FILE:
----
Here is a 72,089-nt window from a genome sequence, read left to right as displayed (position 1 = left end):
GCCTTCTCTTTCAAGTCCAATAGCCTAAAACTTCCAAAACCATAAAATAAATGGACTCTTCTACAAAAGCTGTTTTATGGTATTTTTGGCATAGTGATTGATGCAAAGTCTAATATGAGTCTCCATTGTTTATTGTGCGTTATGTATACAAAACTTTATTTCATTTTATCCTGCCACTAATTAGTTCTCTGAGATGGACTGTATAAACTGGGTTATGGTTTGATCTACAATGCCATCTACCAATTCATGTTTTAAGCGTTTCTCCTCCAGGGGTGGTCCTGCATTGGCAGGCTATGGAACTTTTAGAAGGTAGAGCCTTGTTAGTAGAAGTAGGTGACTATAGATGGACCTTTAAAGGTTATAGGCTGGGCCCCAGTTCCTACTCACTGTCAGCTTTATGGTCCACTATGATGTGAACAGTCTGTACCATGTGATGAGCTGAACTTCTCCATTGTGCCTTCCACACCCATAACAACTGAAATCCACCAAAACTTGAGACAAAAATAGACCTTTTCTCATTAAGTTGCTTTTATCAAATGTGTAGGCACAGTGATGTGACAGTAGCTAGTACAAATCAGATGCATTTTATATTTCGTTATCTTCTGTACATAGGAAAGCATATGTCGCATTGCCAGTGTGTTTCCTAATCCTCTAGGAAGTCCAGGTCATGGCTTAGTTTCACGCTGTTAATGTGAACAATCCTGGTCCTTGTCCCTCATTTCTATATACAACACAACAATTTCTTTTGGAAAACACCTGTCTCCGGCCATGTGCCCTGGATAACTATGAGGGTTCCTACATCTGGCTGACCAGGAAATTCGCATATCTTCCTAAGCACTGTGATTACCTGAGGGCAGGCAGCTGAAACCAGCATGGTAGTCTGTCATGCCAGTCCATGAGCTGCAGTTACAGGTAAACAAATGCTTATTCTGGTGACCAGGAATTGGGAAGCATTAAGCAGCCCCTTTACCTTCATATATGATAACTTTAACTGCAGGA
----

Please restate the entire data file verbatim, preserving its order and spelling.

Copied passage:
Here is a 72,089-nt window from a genome sequence, read left to right as displayed (position 1 = left end):
GCCTTCTCTTTCAAGTCCAATAGCCTAAAACTTCCAAAACCATAAAATAAATGGACTCTTCTACAAAAGCTGTTTTATGGTATTTTTGGCATAGTGATTGATGCAAAGTCTAATATGAGTCTCCATTGTTTATTGTGCGTTATGTATACAAAACTTTATTTCATTTTATCCTGCCACTAATTAGTTCTCTGAGATGGACTGTATAAACTGGGTTATGGTTTGATCTACAATGCCATCTACCAATTCATGTTTTAAGCGTTTCTCCTCCAGGGGTGGTCCTGCATTGGCAGGCTATGGAACTTTTAGAAGGTAGAGCCTTGTTAGTAGAAGTAGGTGACTATAGATGGACCTTTAAAGGTTATAGGCTGGGCCCCAGTTCCTACTCACTGTCAGCTTTATGGTCCACTATGATGTGAACAGTCTGTACCATGTGATGAGCTGAACTTCTCCATTGTGCCTTCCACACCCATAACAACTGAAATCCACCAAAACTTGAGACAAAAATAGACCTTTTCTCATTAAGTTGCTTTTATCAAATGTGTAGGCACAGTGATGTGACAGTAGCTAGTACAAATCAGATGCATTTTATATTTCGTTATCTTCTGTACATAGGAAAGCATATGTCGCATTGCCAGTGTGTTTCCTAATCCTCTAGGAAGTCCAGGTCATGGCTTAGTTTCACGCTGTTAATGTGAACAATCCTGGTCCTTGTCCCTCATTTCTATATACAACACAACAATTTCTTTTGGAAAACACCTGTCTCCGGCCATGTGCCCTGGATAACTATGAGGGTTCCTACATCTGGCTGACCAGGAAATTCGCATATCTTCCTAAGCACTGTGATTACCTGAGGGCAGGCAGCTGAAACCAGCATGGTAGTCTGTCATGCCAGTCCATGAGCTGCAGTTACAGGTAAACAAATGCTTATTCTGGTGACCAGGAATTGGGAAGCATTAAGCAGCCCCTTTACCTTCATATATGATAACTTTAACTGCAGGA